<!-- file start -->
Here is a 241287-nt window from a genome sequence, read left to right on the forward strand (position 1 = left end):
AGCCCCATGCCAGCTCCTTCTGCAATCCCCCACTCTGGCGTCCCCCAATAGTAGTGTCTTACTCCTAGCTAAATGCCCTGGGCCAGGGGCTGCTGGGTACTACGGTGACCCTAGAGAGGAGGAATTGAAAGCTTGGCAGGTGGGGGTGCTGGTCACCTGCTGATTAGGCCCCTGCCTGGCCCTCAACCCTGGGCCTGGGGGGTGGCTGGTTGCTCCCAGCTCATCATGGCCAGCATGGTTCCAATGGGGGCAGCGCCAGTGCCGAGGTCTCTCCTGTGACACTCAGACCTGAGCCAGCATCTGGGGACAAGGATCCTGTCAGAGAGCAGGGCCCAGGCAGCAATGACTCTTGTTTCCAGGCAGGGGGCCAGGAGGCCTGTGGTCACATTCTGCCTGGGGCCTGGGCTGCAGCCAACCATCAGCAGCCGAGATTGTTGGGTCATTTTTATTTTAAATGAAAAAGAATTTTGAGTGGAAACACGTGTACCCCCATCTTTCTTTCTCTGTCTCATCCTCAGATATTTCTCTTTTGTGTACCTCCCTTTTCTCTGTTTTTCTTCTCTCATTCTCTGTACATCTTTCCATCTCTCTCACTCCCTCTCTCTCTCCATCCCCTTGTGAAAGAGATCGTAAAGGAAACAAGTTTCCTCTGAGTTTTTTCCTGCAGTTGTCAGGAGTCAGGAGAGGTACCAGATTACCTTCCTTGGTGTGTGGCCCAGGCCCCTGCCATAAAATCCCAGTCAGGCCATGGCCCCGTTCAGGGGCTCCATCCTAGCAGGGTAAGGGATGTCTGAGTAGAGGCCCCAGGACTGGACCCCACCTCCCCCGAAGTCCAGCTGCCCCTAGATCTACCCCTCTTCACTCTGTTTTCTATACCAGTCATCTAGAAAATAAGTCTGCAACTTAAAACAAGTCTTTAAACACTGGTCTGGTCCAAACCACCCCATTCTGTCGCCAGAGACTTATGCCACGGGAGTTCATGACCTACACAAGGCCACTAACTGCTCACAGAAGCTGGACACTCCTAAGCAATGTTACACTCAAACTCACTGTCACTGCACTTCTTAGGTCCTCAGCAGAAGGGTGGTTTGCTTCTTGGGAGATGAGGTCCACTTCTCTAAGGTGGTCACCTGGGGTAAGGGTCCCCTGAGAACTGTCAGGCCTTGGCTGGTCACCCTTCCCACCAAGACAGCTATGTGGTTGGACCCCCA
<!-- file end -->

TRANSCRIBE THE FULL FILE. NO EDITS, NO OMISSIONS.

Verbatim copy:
Here is a 241287-nt window from a genome sequence, read left to right on the forward strand (position 1 = left end):
AGCCCCATGCCAGCTCCTTCTGCAATCCCCCACTCTGGCGTCCCCCAATAGTAGTGTCTTACTCCTAGCTAAATGCCCTGGGCCAGGGGCTGCTGGGTACTACGGTGACCCTAGAGAGGAGGAATTGAAAGCTTGGCAGGTGGGGGTGCTGGTCACCTGCTGATTAGGCCCCTGCCTGGCCCTCAACCCTGGGCCTGGGGGGTGGCTGGTTGCTCCCAGCTCATCATGGCCAGCATGGTTCCAATGGGGGCAGCGCCAGTGCCGAGGTCTCTCCTGTGACACTCAGACCTGAGCCAGCATCTGGGGACAAGGATCCTGTCAGAGAGCAGGGCCCAGGCAGCAATGACTCTTGTTTCCAGGCAGGGGGCCAGGAGGCCTGTGGTCACATTCTGCCTGGGGCCTGGGCTGCAGCCAACCATCAGCAGCCGAGATTGTTGGGTCATTTTTATTTTAAATGAAAAAGAATTTTGAGTGGAAACACGTGTACCCCCATCTTTCTTTCTCTGTCTCATCCTCAGATATTTCTCTTTTGTGTACCTCCCTTTTCTCTGTTTTTCTTCTCTCATTCTCTGTACATCTTTCCATCTCTCTCACTCCCTCTCTCTCTCCATCCCCTTGTGAAAGAGATCGTAAAGGAAACAAGTTTCCTCTGAGTTTTTTCCTGCAGTTGTCAGGAGTCAGGAGAGGTACCAGATTACCTTCCTTGGTGTGTGGCCCAGGCCCCTGCCATAAAATCCCAGTCAGGCCATGGCCCCGTTCAGGGGCTCCATCCTAGCAGGGTAAGGGATGTCTGAGTAGAGGCCCCAGGACTGGACCCCACCTCCCCCGAAGTCCAGCTGCCCCTAGATCTACCCCTCTTCACTCTGTTTTCTATACCAGTCATCTAGAAAATAAGTCTGCAACTTAAAACAAGTCTTTAAACACTGGTCTGGTCCAAACCACCCCATTCTGTCGCCAGAGACTTATGCCACGGGAGTTCATGACCTACACAAGGCCACTAACTGCTCACAGAAGCTGGACACTCCTAAGCAATGTTACACTCAAACTCACTGTCACTGCACTTCTTAGGTCCTCAGCAGAAGGGTGGTTTGCTTCTTGGGAGATGAGGTCCACTTCTCTAAGGTGGTCACCTGGGGTAAGGGTCCCCTGAGAACTGTCAGGCCTTGGCTGGTCACCCTTCCCACCAAGACAGCTATGTGGTTGGACCCCCA